Q) Can I have a Wildflower Garden that will have color all season?
A) Yes you can. Most of the wildflowers only bloom for 3-6 weeks at a time. However, with the proper planning, your blooms can start with blooms in early spring and have different flowers bloom until frost. The plant information will tell you when they bloom.
Q) Can you ship Trees and Shrubs?
A) Yes we can. Some of our trees and shrubs are grown in pots and some are field grown. These are either shipped in boxes or wrapped in cardboard, depending on the size, and shipped UPS. There is an additional charge on these due to the extra handling and box cost.
Q) I want a wildflower meadow, can I just throw out the seeds and have a meadow of wildflowers?
A) No! The seed must make contact with the soil, so you must get rid of existing vegetation, sprinkle the seed and rake it in, mulch it, and water it in and keep moist until the seeds sprout. It will take 2-3 years for the wildflowers to come to blooming size and make a real show.
Q) Why do I need to call the Wildflowers by the botanical names when ordering?
A) Each plant can have several common names and some common names belong to several different wildflowers. Ex: Bear-grass can relate to Yucca, Xerophyllum, Tradescantia, so it is important to use the botanical names to get the plant you want.
Q) Should I plant wildflowers in the spring or the fall?
A) You can plant them either in Spring or fall. In fact, our potted plants can be shipped and planted throughout the growing season. The bareroot plants are best planted when dormant which is generally between September and May.
Q) Do I need to fertilize my wildflowers?
A) In most cases, you do not. The first concern is your soil. Get your soil right and your wildflowers will do fine. Some need rich organic soil, some will grow in sorry soil. If you feel the need to fertilize your plants and not burn them, use an organic or slow-release fertilizer
Q) When you refer to Zones, what are talking about?
A) All plants have heat tolerance and cold tolerance. We have a zone map on which you can find your area. This will tell you what zone you are in.
Q) Why don't you sell a Shade mix for the deep shade?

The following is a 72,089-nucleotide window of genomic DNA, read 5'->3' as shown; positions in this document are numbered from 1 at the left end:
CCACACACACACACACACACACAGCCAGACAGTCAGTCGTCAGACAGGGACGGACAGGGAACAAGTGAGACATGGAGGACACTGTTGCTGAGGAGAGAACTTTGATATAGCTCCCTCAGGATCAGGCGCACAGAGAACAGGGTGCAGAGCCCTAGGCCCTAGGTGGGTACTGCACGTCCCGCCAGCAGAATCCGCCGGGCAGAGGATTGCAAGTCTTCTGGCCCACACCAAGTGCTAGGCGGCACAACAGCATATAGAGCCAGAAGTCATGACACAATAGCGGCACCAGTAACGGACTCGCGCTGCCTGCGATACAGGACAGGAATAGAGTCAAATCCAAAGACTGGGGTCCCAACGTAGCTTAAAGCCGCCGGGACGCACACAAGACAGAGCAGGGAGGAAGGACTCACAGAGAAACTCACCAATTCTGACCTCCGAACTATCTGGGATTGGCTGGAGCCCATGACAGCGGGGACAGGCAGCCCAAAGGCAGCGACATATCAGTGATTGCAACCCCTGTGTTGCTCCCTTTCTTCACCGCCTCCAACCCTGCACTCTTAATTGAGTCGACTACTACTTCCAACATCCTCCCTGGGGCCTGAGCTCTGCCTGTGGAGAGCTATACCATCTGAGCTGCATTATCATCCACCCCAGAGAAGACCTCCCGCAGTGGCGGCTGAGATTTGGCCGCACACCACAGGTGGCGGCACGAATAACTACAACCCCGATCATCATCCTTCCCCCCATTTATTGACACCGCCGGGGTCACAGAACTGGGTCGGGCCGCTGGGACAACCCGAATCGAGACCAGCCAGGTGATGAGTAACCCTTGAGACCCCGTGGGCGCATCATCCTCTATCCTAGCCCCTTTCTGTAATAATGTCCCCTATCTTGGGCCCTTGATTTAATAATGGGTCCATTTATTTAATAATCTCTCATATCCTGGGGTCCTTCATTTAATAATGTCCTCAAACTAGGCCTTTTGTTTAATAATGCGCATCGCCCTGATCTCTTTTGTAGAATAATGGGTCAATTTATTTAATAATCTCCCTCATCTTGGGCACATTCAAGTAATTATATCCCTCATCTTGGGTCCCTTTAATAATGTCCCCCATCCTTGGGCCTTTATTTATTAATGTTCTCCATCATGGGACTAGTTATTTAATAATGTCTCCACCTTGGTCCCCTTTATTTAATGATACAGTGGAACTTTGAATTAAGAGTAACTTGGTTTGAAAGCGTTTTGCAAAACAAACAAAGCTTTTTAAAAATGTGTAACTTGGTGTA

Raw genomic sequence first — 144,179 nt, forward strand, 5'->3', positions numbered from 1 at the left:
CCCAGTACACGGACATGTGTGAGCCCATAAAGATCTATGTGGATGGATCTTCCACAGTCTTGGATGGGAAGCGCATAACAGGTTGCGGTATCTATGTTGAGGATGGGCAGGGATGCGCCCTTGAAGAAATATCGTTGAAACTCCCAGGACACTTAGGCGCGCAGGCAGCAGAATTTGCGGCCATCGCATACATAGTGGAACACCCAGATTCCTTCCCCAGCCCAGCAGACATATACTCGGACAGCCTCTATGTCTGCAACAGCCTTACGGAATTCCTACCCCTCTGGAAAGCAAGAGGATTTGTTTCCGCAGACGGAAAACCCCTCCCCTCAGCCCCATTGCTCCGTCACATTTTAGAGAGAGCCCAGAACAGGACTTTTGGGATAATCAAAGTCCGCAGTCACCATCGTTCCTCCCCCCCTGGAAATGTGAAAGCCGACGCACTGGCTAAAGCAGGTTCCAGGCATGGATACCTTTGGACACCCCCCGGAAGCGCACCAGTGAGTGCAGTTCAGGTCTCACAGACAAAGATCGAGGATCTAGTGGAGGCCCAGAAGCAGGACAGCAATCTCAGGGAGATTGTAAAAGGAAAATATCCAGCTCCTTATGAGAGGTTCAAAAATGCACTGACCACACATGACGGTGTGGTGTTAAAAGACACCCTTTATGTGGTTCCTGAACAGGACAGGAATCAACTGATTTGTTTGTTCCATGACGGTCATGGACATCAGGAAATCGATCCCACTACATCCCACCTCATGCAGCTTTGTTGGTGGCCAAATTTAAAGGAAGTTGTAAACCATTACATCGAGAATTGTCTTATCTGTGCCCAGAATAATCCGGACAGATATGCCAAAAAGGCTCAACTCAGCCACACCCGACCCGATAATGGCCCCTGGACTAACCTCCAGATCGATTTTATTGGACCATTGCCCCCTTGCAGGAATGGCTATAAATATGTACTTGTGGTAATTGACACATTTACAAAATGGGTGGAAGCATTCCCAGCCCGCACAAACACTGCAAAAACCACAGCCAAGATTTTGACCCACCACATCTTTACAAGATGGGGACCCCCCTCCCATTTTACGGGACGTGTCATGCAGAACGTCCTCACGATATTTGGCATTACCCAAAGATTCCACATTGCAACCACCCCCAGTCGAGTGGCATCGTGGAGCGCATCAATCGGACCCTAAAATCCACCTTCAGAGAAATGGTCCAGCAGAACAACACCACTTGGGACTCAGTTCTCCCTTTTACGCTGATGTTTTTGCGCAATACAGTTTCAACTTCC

A)We have a shade mix, but it must get 3-4 hours of direct sun to survive. Plants that thrive in deep shade such as panax, arisaema, sanguinaria, trilliums, etc. have special requirements for the seeds to germinate and some can take up to 7 years to bloom from seed. Mother nature does a good job but she has patience, and most of us do not. Some of these wildflowers have hundreds of seeds and maybe only 3-5 will grow. So as you see, you would be greatly disappointed in a shade mix of this sort and your success would be slim to none.
Q) I want to plant some flowers and thought it would be cheaper to buy wildflower plants instead of hybrid perennials
A) Did you know that some, not all, wildlfowers are much more difficult to grow from seed than hybrid perennials. Some wildflowers can take 7 years or more to bloom from seed. You may see a lot of wildflowers in the woods, but think about how long they have been there. You may see a big patch of Trilliums in the woods and think they must really spread. They take about 4-6 years to bloom from seed.
Q) What is the difference between Rhododendrons and Azaleas?
A) Azaleas are in the Rhododendron family. The native Azaleas lose their leaves in the winter and the ones that you think of as Rhododendrons are evergreen.
Q) When do I trim my Rhododendrons and Azaleas?
A) Always trim them right after they bloom. Their bloom buds are on old wood so if you trim them in the fall, winter, or early spring you will cut off the bloom buds. The best way to keep them in shape is to deadhead them, which is pinching off the old blooms before they start to produce seeds. This does two things, puts strength to new flower bud development and puts on lateral growth to the shrub. It takes a lot of strength for a plant to produce seeds. So if you collect seeds pinch off the seed pods. I have seen many plants die during a year they produce a lot of flower because they put all their effort to produce seeds and if stressed by drought or other problems the roots are not strong enough to keep the plant alive.
Q) When will my plants bloom that I buy from you?
A) We ship mature blooming size plants that should bloom for you the same year you plant them. Of course, if you plant in the fall they will not come up and bloom until the next growing season. We can not guarantee they will bloom because some may go through transplant shock and take a year to get re-established. Now if you order a potted Trillium in June, it has already bloomed in May and will not bloom until next spring
Do you have more questions?
Contact me at firstname.lastname@example.org and I will help you all I can, be patient with my response it can get very busy around here at times.